From the screenshot above of the Canon 24-70mm blur index chart, you can see that there is a sizable “sweet spot” of sharpness in the center of the frame at 35mm f/2.8. As you move towards the outer edges of the frame, there is less sharpness and more blur. Most of the time you will find that lenses have the largest sweet spot at f/4.0 to f/5.6. If you increase the f-number beyond that, you start losing sharpness again.

Recovering Lost Photographs

memorycardA few times in the past I’ve had to recover data from memory cards. Once it was a friend who accidentally reformatted the card and deleted hundreds of photographs from a recent vacation. Another time I accidentally deleted precious images from the memory card before I had backed them up. What I’ve learned though, is that in most cases, you can easily recover the data you fear was lost, even if you do something drastic such as reformat your card.

When you “delete” a photo from your memory card, it simply goes to that section of storage and marks it as “available” to be used again. The data of the original image is still there on your memory card, though the camera will not display it as an image. Thus, the most important thing you need to remember to do if you accidentally delete data is to stop using the memory card. This is because the only way for the data to truly become unrecoverable is if you delete it, then overwrite it with new data (or even blank data). Thus, to ensure that you can recover your deleted photo, you need to be sure to stop using your card immediately to ensure that nothing is written to that storage location on the card.

To do the actual recovery, you could take the card to a photography place and have a professional recover the data for you, but I’ve always relied on free software that can do the same thing. Here are some popular and free programs to try:

Most of the good, safe, and free programs available for recovering photos are available only for Windows users. PhotoRescue is a popular program for Mac users, but costs $29.

Finally, the fact that data is so easily recoverable means that you need to be careful when selling things like computers and memory cards. Simply “deleting” data will not prevent what was on the card to fall into the wrong hands. If you’re selling a memory card that contained data you don’t want others to possibly recover, then be sure to overwrite the card completely, or look online for a program that helps you safely delete data.

Using a Shallow Depth of Field for Portraits

People often use a shallow depth of field in portraiture to separate a subject from the distracting background, allowing the face (more specifically, the eyes) to be in sharp focus while the background is blurred. Instead of doing this, sometimes I enjoy focusing on something closer towards me, putting the subject’s face out of focus instead and drawing the viewers attention to something else. Here are some examples:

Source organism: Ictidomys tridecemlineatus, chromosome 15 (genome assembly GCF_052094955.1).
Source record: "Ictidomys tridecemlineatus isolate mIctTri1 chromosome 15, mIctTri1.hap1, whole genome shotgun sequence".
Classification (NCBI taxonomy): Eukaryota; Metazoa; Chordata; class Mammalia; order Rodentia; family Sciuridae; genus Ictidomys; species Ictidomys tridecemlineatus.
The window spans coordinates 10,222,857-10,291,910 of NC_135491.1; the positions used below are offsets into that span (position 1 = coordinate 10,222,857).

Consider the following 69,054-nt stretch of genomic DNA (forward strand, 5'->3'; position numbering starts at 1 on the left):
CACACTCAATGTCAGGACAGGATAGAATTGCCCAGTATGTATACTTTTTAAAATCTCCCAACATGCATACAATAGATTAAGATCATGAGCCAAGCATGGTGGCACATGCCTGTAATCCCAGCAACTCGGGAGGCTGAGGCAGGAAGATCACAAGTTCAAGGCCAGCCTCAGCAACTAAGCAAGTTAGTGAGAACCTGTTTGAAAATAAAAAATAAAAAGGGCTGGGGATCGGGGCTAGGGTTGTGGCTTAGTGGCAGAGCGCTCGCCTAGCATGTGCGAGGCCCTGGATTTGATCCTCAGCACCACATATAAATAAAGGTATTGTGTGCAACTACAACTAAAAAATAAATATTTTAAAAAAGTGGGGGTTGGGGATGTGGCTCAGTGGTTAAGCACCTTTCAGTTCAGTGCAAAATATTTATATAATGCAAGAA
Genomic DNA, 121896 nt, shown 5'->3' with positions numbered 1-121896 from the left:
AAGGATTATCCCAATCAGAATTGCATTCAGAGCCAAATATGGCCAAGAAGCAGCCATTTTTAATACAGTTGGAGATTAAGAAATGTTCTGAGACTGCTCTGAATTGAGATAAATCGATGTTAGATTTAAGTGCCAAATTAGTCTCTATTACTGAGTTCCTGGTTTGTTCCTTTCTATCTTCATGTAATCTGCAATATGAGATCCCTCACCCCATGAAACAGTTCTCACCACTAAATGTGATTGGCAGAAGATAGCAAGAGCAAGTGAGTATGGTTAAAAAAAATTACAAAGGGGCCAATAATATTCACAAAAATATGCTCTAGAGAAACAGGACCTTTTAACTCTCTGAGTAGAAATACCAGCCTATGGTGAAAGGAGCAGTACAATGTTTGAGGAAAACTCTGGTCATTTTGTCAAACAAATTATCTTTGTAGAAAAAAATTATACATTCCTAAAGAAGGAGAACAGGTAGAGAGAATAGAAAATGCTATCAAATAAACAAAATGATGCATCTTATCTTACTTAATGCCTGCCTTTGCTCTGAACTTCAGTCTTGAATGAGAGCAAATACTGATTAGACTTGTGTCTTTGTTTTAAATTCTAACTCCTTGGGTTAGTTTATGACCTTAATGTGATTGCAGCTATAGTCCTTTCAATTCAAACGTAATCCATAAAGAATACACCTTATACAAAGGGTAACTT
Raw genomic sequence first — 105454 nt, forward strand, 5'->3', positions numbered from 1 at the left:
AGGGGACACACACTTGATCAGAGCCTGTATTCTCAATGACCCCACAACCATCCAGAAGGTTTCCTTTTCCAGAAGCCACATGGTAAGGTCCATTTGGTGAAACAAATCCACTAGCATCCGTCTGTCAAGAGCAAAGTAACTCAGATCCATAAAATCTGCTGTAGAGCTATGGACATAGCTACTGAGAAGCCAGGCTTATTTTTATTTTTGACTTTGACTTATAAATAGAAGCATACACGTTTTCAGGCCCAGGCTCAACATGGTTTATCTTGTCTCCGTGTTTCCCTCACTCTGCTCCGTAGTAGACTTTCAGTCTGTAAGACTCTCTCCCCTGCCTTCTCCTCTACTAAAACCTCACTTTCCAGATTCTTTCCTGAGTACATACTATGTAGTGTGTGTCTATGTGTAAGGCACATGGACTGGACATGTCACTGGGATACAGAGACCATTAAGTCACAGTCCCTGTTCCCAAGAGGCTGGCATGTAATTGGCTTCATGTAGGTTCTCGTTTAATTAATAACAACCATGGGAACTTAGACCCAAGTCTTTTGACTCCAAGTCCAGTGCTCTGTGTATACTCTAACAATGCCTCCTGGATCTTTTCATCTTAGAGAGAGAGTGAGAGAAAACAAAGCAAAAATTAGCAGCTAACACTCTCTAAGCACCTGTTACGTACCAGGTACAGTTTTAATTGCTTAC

Even if what you choose to focus on does not have any meaning or significance, it can still make the photograph much more interesting than if everything were in focus.


Here I blurred the face enough to bring attention to what I want the viewer to focus on, but not so much that the viewer cannot tell who the subject is or what the facial expressions are.


Combine the shallow depth of field with interesting angles and creative framing to spice up the portrait even more.


Using a shallow depth of field can help you communicate something about a person in a unique way. My friend Joseph often fell asleep on the floor of my room during long undergraduate nights. Here I chose to focus on his hand while telling the story in the blurred background.


Here I tried to make the photograph more interesting by combining a shallow depth of field, a unique angle, and a wide-angle lens.

How to Take This Type of Photograph

The main technique for taking this kind of photograph is to focus on something and then recompose the photograph before taking the picture. The two main factors that will affect how blurred the background are relative distance and the aperture.

For relative distance, the closer you move in toward what you’re focused on, the more blurred the things in the background (i.e. the face) will be. Thus, you might need to get in very close to the point you’re focusing on in order to throw the subject’s face out of focus, and doing this might require a wide angle lens.

Also, the larger your aperture is (lower f-number) the more blurred the background will become, so to achieve maximum blur you should use the lowest f-number your lens allows.

If you have any other suggestions, tips, or examples regarding this technique, leave a comment and share!

A Guide to Buying Used DSLR Gear

craigslistThis article is the second part of the previous article titled “Pro Camera Gear on a Student Budget“, and contains some advice for what you should do once you find a good deal and have arranged a meeting with the seller. I personally consider purchasing used gear on craigslist to be a much better route than other services (i.e. eBay), since you can check out the gear personally and walk away from the deal if anything doesn’t seem right. Here are the tips: